World Wide Web Technology Surveys (W3Techs) announces that a recent survey of websites has shown that WordPress, the popular open source publishing platform, is being used in over 25 percent of all websites. That’s not just 25 percent of all those using a service but all websites.
In second and third place are Joomla and Drupal, platforms that power less than 5 percent of the market. Counting all the others, that leaves 57 percent of the market that doesn’t use any service at all.
Matt Mullenway, founder and CEO of Automattic, the company that developed WordPress, states in his blog, MA.TT: “The big opportunity is still the 57 percent of websites that don’t use any identifiable CMS yet, and that’s where I think there is still a ton of growth for us (and I’m also rooting for all the other open source CMSes).”
Matthias Gelbmann of W3Techs is quoted in Marketingland.com explaining:
“We have indicators that WordPress is likely to grow even further. In October, 29.5 percent of new sites used WordPress, and new sites usually show where the whole market is heading.
If we look at sites that changed their CMS technology recently, we see that WordPress is mostly gaining from Joomla, Drupal and Blogger. There are also systems that gain more sites from WordPress than they lose, most notably Magento, Squarespace and Shopify, but compared to the overall WordPress user base, these numbers are almost negligible.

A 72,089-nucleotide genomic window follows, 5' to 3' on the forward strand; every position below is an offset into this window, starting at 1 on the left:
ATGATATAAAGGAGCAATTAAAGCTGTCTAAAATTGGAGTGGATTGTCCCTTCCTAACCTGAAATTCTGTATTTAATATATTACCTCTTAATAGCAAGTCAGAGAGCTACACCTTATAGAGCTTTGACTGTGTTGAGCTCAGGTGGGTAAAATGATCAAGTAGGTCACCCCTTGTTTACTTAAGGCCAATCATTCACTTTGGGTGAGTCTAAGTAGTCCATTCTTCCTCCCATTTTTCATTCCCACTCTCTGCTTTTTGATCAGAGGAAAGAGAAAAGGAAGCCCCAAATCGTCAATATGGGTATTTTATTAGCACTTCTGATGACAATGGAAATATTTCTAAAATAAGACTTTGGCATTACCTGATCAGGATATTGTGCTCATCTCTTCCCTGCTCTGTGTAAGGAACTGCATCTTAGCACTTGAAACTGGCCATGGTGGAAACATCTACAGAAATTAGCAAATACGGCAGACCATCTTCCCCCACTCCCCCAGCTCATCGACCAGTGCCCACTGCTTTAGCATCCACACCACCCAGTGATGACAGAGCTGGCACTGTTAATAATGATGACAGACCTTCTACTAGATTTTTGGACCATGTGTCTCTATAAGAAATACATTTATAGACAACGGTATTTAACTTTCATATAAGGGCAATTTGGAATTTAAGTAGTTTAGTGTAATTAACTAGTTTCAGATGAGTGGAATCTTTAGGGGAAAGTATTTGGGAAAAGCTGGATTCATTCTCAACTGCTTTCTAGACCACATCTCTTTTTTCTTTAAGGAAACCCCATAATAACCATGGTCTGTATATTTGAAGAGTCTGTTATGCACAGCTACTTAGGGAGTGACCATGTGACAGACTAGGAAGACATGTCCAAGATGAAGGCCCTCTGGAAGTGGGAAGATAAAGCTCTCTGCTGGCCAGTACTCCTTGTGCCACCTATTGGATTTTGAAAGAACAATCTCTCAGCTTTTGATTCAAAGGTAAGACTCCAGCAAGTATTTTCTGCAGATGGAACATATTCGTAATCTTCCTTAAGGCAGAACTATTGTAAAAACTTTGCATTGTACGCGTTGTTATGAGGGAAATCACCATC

WordPress is not only the most popular CMS, it is also the fastest-growing system: Every 74 seconds a site within the top 10 million starts using WordPress. Compare this with Shopify, the second-fastest growing CMS, which is gaining a new site every 22 minutes,” Gelbmann concludes.
WordPress is an online content management system (CMS) that uses open source code to make setting up a website fairly simple. It has themes to help set up the look and functionality. There are over 40 thousand plugins to choose from to customize features and functions. It also allows customers with the right know-how the freedom to write some of their plugins. Also included are features such as link management, that is, making the website search engine friendly.
Over the years, the company has had its troubles. In 2007 and 2008, several backdoor vulnerabilities were exploited. This allowed an attacker to introduce exploitable code in the form of a back door to some downloads of WordPress 2.1.1. WordPress 2.1.2 fixed this issue. These in essence allowed attackers to put their software on websites. WordPress has developed a system that allows frequent updates that fixes these problems.
WordPress was first released May 27, 2003, founded by Mullenweg and Mike Little as a branch of b2/cafelog. The CMS is developed by a community of coders, working together using opensource code. These include volunteers who test each release with early access to nightly builds and beta versions. Errors are reported to WordPress.
W3Techs has documented a continual rise in the use of WordPress across the internet with a corresponding decrease in websites that don’t use CMS. WordPress appears ready to dominate for some time to come.